Tony Evers in Madison, Wisconsin on primary election night, Aug. 14, 2018. (credit: Cameron Joseph/TPM)

Wisconsin state Superintendent of Education Tony Evers (D), who won his party’s nomination on Tuesday, has taken to calling the state’s many potholes “Scott-holes,” and has largely focused on Walker’s cuts to schools. Michigan gubernatorial nominee Gretchen Whitmer’s campaign slogan is “Fix the damn roads.” The brand of economic populism Democrats’ Ohio gubernatorial nominee, former Consumer Financial Protection Bureau head Richard Cordray, sounds a lot less fierce coming from him than like-minded Democrats like Sen. Elizabeth Warren (D-MA). Iowa gubernatorial nominee Fred Hubbell (D), an older, white businessman, lists education as his top priority as a candidate.

They may not be the most fiery candidates — but Democratic primary voters, who turned out in droves for these candidates (many of them winning over more vocal populists), seem fine with that if it means they can win and stop the conservative onslaught that has led to gutted unions, voter access crackdowns, and other hardline policies in the once-purple states.

“If you look across the map, what you’re seeing in the upper Midwest, with Cordray in Ohio, Whitmer in Michigan, Evers in Wisconsin, you’re going to see a lot of these states nominating relatively tame contenders,” said John Nichols, a Madison-based progressive journalist who writes for The Nation. “People really do feel beaten down by these last eight years in most of these states, and they didn’t just get beat by the other party, they faced what felt to an awful lot of them like structural assaults.”

Eight Years In The Desert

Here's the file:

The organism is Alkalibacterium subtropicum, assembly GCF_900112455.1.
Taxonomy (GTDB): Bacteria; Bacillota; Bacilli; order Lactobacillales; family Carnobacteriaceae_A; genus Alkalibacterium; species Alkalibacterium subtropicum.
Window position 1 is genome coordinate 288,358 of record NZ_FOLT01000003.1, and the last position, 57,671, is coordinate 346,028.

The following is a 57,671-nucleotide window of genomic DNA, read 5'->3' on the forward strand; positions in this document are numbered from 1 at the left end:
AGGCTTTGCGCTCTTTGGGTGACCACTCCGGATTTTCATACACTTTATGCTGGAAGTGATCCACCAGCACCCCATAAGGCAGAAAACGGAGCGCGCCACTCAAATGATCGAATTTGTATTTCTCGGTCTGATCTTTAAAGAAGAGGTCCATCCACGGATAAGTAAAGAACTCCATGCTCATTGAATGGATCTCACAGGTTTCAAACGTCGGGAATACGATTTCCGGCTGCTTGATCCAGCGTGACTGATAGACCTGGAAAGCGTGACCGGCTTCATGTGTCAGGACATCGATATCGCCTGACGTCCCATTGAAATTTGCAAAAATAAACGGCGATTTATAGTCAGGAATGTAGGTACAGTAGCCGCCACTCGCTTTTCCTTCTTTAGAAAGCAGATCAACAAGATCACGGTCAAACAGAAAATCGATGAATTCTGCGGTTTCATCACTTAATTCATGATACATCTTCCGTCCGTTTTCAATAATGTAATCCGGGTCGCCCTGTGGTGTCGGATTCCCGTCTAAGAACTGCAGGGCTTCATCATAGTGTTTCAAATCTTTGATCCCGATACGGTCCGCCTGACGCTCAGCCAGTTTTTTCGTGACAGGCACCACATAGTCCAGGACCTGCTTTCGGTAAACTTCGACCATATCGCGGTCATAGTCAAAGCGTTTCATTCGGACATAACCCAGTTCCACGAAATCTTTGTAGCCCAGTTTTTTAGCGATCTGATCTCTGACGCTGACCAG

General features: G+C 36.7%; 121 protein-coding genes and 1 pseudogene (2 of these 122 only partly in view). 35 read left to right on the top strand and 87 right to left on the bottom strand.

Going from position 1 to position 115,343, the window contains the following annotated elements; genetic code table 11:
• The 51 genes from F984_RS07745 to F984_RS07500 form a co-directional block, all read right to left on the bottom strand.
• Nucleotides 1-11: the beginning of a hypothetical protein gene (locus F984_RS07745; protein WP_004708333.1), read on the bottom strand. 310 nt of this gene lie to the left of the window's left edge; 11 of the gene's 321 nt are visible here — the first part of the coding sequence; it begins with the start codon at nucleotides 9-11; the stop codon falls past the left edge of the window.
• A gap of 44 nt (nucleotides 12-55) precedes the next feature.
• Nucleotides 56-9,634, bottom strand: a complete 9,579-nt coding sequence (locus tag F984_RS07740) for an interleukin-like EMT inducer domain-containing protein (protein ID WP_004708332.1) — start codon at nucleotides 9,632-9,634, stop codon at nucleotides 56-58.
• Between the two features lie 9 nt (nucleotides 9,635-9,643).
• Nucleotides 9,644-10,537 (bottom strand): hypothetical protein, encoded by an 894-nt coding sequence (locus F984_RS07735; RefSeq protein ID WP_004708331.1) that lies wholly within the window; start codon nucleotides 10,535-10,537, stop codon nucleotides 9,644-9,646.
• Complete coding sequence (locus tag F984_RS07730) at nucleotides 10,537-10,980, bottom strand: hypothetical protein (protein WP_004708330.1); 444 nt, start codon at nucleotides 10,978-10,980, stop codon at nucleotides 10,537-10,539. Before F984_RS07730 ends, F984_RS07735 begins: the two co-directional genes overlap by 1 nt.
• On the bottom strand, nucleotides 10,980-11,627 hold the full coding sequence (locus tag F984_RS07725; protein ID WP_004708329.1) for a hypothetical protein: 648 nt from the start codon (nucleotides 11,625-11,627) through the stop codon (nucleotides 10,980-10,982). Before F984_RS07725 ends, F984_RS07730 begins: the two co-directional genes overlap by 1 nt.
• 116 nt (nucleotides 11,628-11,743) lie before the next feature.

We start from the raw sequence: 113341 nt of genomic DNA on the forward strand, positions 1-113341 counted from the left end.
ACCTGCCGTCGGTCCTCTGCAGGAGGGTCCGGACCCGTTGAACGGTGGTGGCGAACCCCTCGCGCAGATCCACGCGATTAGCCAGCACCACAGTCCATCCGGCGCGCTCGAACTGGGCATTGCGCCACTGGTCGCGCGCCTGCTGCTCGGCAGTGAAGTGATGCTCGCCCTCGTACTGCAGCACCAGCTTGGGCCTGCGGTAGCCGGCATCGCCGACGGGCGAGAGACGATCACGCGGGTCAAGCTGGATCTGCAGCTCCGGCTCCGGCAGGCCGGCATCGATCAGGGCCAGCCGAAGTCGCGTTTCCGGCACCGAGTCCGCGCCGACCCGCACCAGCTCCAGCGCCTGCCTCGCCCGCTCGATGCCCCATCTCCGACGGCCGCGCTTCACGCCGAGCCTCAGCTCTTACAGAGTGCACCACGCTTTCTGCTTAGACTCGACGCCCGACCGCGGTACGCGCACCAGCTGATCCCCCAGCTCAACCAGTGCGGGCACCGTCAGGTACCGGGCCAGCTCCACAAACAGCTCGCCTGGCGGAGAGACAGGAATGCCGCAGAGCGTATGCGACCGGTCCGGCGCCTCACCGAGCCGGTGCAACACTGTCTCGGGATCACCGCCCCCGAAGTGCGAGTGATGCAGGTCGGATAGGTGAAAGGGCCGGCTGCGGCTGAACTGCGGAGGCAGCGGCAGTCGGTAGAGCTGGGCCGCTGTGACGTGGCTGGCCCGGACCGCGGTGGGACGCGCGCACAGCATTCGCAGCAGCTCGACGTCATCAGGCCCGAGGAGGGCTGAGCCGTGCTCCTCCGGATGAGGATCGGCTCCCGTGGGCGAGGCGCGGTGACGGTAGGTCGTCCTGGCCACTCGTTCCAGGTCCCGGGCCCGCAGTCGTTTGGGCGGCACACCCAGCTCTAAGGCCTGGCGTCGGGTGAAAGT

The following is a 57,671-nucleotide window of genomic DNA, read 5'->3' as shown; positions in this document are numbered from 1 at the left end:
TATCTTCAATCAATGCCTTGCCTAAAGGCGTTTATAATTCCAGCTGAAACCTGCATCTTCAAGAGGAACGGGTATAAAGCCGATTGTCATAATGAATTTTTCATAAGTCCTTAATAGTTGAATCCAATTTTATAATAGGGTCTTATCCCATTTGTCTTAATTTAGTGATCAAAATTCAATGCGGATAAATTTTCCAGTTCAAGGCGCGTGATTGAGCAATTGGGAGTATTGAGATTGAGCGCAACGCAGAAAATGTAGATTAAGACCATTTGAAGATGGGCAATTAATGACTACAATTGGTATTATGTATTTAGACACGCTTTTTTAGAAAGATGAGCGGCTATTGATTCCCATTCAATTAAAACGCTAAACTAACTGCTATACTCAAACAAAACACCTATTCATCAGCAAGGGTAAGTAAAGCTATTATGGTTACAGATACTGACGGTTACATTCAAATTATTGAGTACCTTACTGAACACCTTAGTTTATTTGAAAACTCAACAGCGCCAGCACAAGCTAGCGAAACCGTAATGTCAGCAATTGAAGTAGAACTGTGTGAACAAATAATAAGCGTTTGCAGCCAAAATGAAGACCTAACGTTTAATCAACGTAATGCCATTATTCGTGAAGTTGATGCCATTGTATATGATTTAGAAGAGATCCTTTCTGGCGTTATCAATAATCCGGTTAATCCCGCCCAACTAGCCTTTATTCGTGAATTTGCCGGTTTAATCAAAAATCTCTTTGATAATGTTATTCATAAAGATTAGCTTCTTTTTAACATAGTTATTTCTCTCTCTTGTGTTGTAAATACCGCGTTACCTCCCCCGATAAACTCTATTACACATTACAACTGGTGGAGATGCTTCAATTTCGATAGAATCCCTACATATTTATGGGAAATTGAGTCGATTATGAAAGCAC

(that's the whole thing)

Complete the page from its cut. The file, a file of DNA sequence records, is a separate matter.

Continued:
It’s hard to understate how bad the Obama years were for down-ballot Democrats in the Midwest — and how much of a psychic toll that took on his party. When Obama was elected in 2008, Democrats held the governor’s mansions in all four states. That ended in 2010, when Republicans flipped all four. They held them in 2014.

Heading into the 2010 midterms, Democrats held 26 House seats in the four states to just 20 for the GOP — 56 percent of the seats in the region. Today, they have just 13 seats to 29 for the GOP, 31 percent.

That’s partly because Republicans, suddenly in control of the states after 2010, gerrymandered all of those states but Iowa to make sure they’d hold lopsided margins in their congressional delegations and state legislatures. But that’s not the only reason: Most Democrats simply haven’t connected well with voters in these states, or have gotten caught up in bad national waves.

Iowa Democrats can’t blame gerrymandering: When the nonpartisan commission drew its congressional map, many predicted they had a strong chance at winning three of the state’s four House seats. Today, they hold just one.